Ethereal Estate

eleven's picture
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 everyone wants land

THE other day, when visiting my friend the Imam, I questioned him about a detail concerning Islam which has bothered me. The problem was as follows: Moses advocated the Eye for an Eye philosophy in the Old Testament. Succeeding him, in the New Testament, Christ advised moving on from the “Old Times” and now turning the other cheek, blessing those who hate you, and so forth. If we are, then, to accept Mohammed as a further evolution – through the Koran – why is it that the prophet (peace be upon him) has seemingly gone backwards, reinstating the Eye for an Eye attitude?

   My friend the Imam answered firstly that Mohammed did indeed advocate forgiveness. The Koran, he explained, says that if you kill a single human, Allah will judge you as if you have killed all of Humanity. Likewise, if you manage to save one human life, He will judge you as if you have saved the Human Race. The prophet said it was preferable to forgive – however, the victim of violence still retains the right to Eye for Eye justice. This is because the attitude of forgiveness should come from him (the victim), not a law. If it were but a law protecting the perpetrator, and yet the victim still harboured feelings of hurt and resentment; the law would be causing continuing harm to the victim, who perhaps would have to see the killer of his family go free.

   So, the victim of violence has a choice between the Old or New Testament, I suppose. We might sum up that the Koran, then, is the wider viewpoint. The first two books expressing duality, the last resolving them in rhythm.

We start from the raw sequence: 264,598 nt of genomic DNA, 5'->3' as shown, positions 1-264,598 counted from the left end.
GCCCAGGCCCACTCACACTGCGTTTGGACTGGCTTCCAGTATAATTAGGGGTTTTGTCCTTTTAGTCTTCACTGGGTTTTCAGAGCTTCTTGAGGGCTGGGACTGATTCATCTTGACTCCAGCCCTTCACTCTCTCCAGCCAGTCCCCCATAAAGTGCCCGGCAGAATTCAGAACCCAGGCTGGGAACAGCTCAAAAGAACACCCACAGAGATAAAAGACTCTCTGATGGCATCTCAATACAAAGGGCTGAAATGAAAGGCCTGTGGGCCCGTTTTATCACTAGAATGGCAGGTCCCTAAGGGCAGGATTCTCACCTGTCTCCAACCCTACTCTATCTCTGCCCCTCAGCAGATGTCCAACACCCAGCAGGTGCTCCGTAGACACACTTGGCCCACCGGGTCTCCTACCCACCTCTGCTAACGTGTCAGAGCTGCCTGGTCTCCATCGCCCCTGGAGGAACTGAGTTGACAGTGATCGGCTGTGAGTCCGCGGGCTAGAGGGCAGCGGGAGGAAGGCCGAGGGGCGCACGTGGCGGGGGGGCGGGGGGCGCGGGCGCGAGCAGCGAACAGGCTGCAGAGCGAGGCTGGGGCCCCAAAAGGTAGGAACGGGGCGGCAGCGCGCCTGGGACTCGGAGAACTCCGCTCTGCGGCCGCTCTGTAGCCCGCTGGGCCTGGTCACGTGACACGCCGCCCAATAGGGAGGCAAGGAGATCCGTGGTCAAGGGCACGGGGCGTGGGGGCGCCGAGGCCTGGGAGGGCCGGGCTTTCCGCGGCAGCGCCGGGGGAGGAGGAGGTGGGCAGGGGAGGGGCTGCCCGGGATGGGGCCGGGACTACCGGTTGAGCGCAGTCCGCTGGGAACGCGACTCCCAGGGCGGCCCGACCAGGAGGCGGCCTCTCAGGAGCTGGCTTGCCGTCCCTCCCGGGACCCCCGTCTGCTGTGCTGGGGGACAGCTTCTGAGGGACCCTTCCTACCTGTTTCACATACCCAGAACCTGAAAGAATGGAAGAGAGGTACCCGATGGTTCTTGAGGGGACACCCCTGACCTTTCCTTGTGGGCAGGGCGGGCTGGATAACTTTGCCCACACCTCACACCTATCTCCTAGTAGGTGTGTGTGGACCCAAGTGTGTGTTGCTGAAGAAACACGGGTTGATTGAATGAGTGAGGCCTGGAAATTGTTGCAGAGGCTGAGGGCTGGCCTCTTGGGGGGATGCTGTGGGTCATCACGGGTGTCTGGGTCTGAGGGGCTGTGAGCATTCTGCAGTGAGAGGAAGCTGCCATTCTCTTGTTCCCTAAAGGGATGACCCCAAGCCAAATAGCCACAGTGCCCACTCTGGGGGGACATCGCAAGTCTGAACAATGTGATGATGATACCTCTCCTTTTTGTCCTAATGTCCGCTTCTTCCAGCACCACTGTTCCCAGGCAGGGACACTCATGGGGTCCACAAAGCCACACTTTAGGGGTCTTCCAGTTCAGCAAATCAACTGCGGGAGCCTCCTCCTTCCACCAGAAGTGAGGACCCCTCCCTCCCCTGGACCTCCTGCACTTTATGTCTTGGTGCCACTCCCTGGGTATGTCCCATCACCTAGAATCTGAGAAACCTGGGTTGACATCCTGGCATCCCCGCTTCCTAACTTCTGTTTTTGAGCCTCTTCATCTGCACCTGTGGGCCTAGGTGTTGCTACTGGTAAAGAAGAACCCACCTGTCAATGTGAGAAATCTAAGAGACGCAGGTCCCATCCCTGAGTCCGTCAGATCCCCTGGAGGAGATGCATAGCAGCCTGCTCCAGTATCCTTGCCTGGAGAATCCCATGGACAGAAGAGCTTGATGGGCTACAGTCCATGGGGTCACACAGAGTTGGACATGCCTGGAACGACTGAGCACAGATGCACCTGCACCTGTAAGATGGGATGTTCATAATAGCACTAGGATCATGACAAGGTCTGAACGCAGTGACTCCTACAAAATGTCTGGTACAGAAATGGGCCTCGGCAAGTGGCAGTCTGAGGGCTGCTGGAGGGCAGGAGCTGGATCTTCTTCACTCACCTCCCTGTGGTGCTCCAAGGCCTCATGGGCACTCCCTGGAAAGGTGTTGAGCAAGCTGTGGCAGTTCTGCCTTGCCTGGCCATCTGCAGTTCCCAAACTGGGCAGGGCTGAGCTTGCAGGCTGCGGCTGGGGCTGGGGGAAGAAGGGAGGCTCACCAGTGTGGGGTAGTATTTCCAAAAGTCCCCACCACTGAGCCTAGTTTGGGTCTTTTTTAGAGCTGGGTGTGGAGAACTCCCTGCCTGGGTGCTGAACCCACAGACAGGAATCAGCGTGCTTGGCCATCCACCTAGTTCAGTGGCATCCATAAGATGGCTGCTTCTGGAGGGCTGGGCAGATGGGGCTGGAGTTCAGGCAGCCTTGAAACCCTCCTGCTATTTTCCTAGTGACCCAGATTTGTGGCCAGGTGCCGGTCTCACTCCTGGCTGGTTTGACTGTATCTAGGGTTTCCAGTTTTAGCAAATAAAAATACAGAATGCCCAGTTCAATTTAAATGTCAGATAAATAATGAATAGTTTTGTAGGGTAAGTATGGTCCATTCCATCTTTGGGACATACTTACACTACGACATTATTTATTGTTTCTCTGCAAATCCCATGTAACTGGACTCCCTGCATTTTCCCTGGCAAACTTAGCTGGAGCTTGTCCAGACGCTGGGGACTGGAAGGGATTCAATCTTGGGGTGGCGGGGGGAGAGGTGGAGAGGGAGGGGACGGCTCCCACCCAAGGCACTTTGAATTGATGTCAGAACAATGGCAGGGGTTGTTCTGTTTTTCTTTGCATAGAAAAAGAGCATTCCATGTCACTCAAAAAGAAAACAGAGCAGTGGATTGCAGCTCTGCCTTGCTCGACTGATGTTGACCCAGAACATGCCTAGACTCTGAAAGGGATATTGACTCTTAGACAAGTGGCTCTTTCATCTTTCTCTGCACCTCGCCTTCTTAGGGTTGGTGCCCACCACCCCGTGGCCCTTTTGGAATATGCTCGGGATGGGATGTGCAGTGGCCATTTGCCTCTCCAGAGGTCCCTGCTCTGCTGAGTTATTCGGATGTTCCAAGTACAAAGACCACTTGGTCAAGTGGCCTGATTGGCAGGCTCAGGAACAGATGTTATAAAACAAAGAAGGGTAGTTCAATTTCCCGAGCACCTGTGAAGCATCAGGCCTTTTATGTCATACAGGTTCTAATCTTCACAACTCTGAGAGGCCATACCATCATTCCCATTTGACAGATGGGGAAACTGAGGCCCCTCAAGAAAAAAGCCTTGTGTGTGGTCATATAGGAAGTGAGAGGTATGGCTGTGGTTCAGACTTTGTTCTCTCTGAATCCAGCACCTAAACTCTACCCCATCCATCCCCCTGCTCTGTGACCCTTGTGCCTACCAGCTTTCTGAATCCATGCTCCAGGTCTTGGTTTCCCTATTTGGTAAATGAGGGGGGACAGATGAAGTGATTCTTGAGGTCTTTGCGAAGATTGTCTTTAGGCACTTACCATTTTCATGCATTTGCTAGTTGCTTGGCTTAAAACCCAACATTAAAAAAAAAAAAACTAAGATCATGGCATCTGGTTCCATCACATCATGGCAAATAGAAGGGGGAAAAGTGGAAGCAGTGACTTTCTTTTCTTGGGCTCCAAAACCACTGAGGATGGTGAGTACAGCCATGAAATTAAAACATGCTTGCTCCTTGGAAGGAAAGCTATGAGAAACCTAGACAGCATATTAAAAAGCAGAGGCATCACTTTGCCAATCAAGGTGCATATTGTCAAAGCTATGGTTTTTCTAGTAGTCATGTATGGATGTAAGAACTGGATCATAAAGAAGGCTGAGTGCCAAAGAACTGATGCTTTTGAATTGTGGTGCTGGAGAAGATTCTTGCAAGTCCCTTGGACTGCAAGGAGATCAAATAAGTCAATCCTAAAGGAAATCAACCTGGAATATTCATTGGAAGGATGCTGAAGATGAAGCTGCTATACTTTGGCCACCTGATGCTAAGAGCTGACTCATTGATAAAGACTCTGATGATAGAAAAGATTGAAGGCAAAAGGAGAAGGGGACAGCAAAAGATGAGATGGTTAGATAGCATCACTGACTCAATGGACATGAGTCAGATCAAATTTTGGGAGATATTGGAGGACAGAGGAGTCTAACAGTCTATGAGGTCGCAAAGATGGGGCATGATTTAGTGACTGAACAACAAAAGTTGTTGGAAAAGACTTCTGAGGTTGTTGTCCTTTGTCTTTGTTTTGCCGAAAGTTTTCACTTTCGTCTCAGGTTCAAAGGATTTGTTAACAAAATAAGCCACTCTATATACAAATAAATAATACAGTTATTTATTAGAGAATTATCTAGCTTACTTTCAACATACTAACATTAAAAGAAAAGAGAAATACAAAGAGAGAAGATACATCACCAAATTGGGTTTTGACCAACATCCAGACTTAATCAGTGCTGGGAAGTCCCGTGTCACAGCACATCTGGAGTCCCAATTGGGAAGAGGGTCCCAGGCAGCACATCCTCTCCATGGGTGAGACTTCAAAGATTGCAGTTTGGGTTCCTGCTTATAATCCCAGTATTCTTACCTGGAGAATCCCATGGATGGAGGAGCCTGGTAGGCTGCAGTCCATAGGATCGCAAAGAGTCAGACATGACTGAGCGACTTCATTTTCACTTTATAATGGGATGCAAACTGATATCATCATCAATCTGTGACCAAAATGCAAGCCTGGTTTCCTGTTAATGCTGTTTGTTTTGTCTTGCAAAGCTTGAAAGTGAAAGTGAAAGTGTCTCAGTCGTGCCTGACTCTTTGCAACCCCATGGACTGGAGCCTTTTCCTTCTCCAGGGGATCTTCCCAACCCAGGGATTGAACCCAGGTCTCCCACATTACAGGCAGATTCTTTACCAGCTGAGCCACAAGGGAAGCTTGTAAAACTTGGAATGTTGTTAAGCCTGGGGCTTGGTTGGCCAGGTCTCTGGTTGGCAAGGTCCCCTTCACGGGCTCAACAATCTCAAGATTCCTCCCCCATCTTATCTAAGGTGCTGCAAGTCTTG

Anyway, my friend the Imam then went on to cite some common senses. What if someone breaks into your home and intends violence upon your daughter? Turn the other cheek? My opposition to that was to attempt to restrain the bandit, while not going so far as to maim or kill him: for God would surely not hold either of his children as favourites. A death is a death, to Him.

   My friend the Imam nevertheless has a point, for to ‘restrain’ a bandit still may involve violence. U.N. Peacekeepers, for example, still carry guns.

   However, I found his last point the most interesting. My friend the Imam asked me, “Where did Jesus come to stay?”

   Jesus travelled around a lot, homeless. Finally, he made his home …

   “Nowhere, I suppose!” was my reply.

   And that was my friend’s point.

   Indeed, this is what came of Christ’s harmlessness. He owned no land. He was born in someone else’s stables and died without a possession. Moses had land. His sons and their sons, who fought and killed a good deal, had ever increasing estate. Mohammed, reluctant to fight at first, stopped fleeing and said Islam needs a home! They fought and got one.